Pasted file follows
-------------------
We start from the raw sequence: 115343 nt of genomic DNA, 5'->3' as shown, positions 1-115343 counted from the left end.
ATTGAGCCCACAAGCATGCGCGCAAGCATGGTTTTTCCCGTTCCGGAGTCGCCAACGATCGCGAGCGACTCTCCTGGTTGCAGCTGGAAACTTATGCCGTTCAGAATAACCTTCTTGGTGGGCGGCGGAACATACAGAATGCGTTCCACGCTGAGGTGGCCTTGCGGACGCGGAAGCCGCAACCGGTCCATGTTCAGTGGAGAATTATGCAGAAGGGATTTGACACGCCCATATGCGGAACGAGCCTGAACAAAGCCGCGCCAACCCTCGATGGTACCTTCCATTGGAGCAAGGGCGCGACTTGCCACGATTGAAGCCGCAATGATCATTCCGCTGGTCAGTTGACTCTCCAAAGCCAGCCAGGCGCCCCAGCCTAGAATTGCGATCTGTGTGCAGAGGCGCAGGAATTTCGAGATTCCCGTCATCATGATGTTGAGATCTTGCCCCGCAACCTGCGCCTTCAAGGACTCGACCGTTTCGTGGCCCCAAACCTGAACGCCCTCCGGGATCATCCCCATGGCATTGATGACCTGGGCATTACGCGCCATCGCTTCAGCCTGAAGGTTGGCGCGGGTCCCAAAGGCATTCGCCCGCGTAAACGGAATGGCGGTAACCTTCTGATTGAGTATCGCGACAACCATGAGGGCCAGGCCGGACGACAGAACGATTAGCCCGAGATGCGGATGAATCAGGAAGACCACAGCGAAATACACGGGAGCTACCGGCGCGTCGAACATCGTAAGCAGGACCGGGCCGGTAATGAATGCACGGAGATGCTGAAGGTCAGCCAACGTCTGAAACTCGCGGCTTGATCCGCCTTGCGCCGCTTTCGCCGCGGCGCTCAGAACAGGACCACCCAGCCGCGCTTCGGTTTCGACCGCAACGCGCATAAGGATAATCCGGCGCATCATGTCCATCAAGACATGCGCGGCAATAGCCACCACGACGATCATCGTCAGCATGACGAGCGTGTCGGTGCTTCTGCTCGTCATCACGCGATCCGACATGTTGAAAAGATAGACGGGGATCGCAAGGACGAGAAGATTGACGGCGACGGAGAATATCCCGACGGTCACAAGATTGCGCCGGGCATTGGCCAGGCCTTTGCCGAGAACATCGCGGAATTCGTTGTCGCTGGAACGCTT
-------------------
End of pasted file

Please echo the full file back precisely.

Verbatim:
We start from the raw sequence: 115343 nt of genomic DNA, 5'->3' as shown, positions 1-115343 counted from the left end.
ATTGAGCCCACAAGCATGCGCGCAAGCATGGTTTTTCCCGTTCCGGAGTCGCCAACGATCGCGAGCGACTCTCCTGGTTGCAGCTGGAAACTTATGCCGTTCAGAATAACCTTCTTGGTGGGCGGCGGAACATACAGAATGCGTTCCACGCTGAGGTGGCCTTGCGGACGCGGAAGCCGCAACCGGTCCATGTTCAGTGGAGAATTATGCAGAAGGGATTTGACACGCCCATATGCGGAACGAGCCTGAACAAAGCCGCGCCAACCCTCGATGGTACCTTCCATTGGAGCAAGGGCGCGACTTGCCACGATTGAAGCCGCAATGATCATTCCGCTGGTCAGTTGACTCTCCAAAGCCAGCCAGGCGCCCCAGCCTAGAATTGCGATCTGTGTGCAGAGGCGCAGGAATTTCGAGATTCCCGTCATCATGATGTTGAGATCTTGCCCCGCAACCTGCGCCTTCAAGGACTCGACCGTTTCGTGGCCCCAAACCTGAACGCCCTCCGGGATCATCCCCATGGCATTGATGACCTGGGCATTACGCGCCATCGCTTCAGCCTGAAGGTTGGCGCGGGTCCCAAAGGCATTCGCCCGCGTAAACGGAATGGCGGTAACCTTCTGATTGAGTATCGCGACAACCATGAGGGCCAGGCCGGACGACAGAACGATTAGCCCGAGATGCGGATGAATCAGGAAGACCACAGCGAAATACACGGGAGCTACCGGCGCGTCGAACATCGTAAGCAGGACCGGGCCGGTAATGAATGCACGGAGATGCTGAAGGTCAGCCAACGTCTGAAACTCGCGGCTTGATCCGCCTTGCGCCGCTTTCGCCGCGGCGCTCAGAACAGGACCACCCAGCCGCGCTTCGGTTTCGACCGCAACGCGCATAAGGATAATCCGGCGCATCATGTCCATCAAGACATGCGCGGCAATAGCCACCACGACGATCATCGTCAGCATGACGAGCGTGTCGGTGCTTCTGCTCGTCATCACGCGATCCGACATGTTGAAAAGATAGACGGGGATCGCAAGGACGAGAAGATTGACGGCGACGGAGAATATCCCGACGGTCACAAGATTGCGCCGGGCATTGGCCAGGCCTTTGCCGAGAACATCGCGGAATTCGTTGTCGCTGGAACGCTT